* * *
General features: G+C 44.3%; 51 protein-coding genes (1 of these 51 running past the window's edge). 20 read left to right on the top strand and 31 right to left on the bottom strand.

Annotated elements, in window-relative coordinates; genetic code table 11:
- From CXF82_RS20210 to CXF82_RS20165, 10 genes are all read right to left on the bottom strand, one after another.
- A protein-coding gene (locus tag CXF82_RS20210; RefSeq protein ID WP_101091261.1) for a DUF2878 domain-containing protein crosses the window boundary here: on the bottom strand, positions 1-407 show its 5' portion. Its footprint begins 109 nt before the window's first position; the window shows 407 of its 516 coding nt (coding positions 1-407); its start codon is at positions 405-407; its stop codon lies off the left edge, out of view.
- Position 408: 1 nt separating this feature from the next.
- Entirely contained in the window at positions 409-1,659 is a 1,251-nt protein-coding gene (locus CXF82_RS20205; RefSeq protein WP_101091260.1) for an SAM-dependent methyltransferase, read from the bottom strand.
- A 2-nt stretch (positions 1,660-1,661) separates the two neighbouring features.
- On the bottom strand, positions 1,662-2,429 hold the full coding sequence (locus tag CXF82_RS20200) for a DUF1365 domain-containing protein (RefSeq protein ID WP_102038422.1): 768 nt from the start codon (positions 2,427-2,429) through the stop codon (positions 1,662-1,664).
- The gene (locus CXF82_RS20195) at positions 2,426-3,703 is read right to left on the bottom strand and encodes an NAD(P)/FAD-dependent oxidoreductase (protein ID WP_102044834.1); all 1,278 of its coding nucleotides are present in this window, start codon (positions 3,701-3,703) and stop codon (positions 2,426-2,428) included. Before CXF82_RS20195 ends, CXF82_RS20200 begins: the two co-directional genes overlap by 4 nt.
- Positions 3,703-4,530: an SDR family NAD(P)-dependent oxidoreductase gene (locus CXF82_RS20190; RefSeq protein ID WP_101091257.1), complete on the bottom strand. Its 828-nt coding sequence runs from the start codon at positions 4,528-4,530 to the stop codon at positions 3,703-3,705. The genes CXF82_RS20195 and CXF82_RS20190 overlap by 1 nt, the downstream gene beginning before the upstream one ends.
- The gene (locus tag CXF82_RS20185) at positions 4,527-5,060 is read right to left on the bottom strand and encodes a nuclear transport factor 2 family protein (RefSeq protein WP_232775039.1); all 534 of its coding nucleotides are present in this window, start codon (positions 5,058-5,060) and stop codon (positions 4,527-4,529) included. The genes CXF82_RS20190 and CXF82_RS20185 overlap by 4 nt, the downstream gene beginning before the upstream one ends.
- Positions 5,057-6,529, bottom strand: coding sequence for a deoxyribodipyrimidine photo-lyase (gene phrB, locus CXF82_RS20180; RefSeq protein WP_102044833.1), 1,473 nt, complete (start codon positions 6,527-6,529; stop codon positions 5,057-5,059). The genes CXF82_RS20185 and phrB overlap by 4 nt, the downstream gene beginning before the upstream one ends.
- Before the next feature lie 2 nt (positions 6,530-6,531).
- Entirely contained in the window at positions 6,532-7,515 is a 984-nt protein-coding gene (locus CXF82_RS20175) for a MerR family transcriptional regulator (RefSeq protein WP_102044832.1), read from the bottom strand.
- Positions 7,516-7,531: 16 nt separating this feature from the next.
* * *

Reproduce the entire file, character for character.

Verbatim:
General features: G+C 44.3%; 51 protein-coding genes (1 of these 51 running past the window's edge). 20 read left to right on the top strand and 31 right to left on the bottom strand.

Annotated elements, in window-relative coordinates; genetic code table 11:
- From CXF82_RS20210 to CXF82_RS20165, 10 genes are all read right to left on the bottom strand, one after another.
- A protein-coding gene (locus tag CXF82_RS20210; RefSeq protein ID WP_101091261.1) for a DUF2878 domain-containing protein crosses the window boundary here: on the bottom strand, positions 1-407 show its 5' portion. Its footprint begins 109 nt before the window's first position; the window shows 407 of its 516 coding nt (coding positions 1-407); its start codon is at positions 405-407; its stop codon lies off the left edge, out of view.
- Position 408: 1 nt separating this feature from the next.
- Entirely contained in the window at positions 409-1,659 is a 1,251-nt protein-coding gene (locus CXF82_RS20205; RefSeq protein WP_101091260.1) for an SAM-dependent methyltransferase, read from the bottom strand.
- A 2-nt stretch (positions 1,660-1,661) separates the two neighbouring features.
- On the bottom strand, positions 1,662-2,429 hold the full coding sequence (locus tag CXF82_RS20200) for a DUF1365 domain-containing protein (RefSeq protein ID WP_102038422.1): 768 nt from the start codon (positions 2,427-2,429) through the stop codon (positions 1,662-1,664).
- The gene (locus CXF82_RS20195) at positions 2,426-3,703 is read right to left on the bottom strand and encodes an NAD(P)/FAD-dependent oxidoreductase (protein ID WP_102044834.1); all 1,278 of its coding nucleotides are present in this window, start codon (positions 3,701-3,703) and stop codon (positions 2,426-2,428) included. Before CXF82_RS20195 ends, CXF82_RS20200 begins: the two co-directional genes overlap by 4 nt.
- Positions 3,703-4,530: an SDR family NAD(P)-dependent oxidoreductase gene (locus CXF82_RS20190; RefSeq protein ID WP_101091257.1), complete on the bottom strand. Its 828-nt coding sequence runs from the start codon at positions 4,528-4,530 to the stop codon at positions 3,703-3,705. The genes CXF82_RS20195 and CXF82_RS20190 overlap by 1 nt, the downstream gene beginning before the upstream one ends.
- The gene (locus tag CXF82_RS20185) at positions 4,527-5,060 is read right to left on the bottom strand and encodes a nuclear transport factor 2 family protein (RefSeq protein WP_232775039.1); all 534 of its coding nucleotides are present in this window, start codon (positions 5,058-5,060) and stop codon (positions 4,527-4,529) included. The genes CXF82_RS20190 and CXF82_RS20185 overlap by 4 nt, the downstream gene beginning before the upstream one ends.
- Positions 5,057-6,529, bottom strand: coding sequence for a deoxyribodipyrimidine photo-lyase (gene phrB, locus CXF82_RS20180; RefSeq protein WP_102044833.1), 1,473 nt, complete (start codon positions 6,527-6,529; stop codon positions 5,057-5,059). The genes CXF82_RS20185 and phrB overlap by 4 nt, the downstream gene beginning before the upstream one ends.
- Before the next feature lie 2 nt (positions 6,530-6,531).
- Entirely contained in the window at positions 6,532-7,515 is a 984-nt protein-coding gene (locus CXF82_RS20175) for a MerR family transcriptional regulator (RefSeq protein WP_102044832.1), read from the bottom strand.
- Positions 7,516-7,531: 16 nt separating this feature from the next.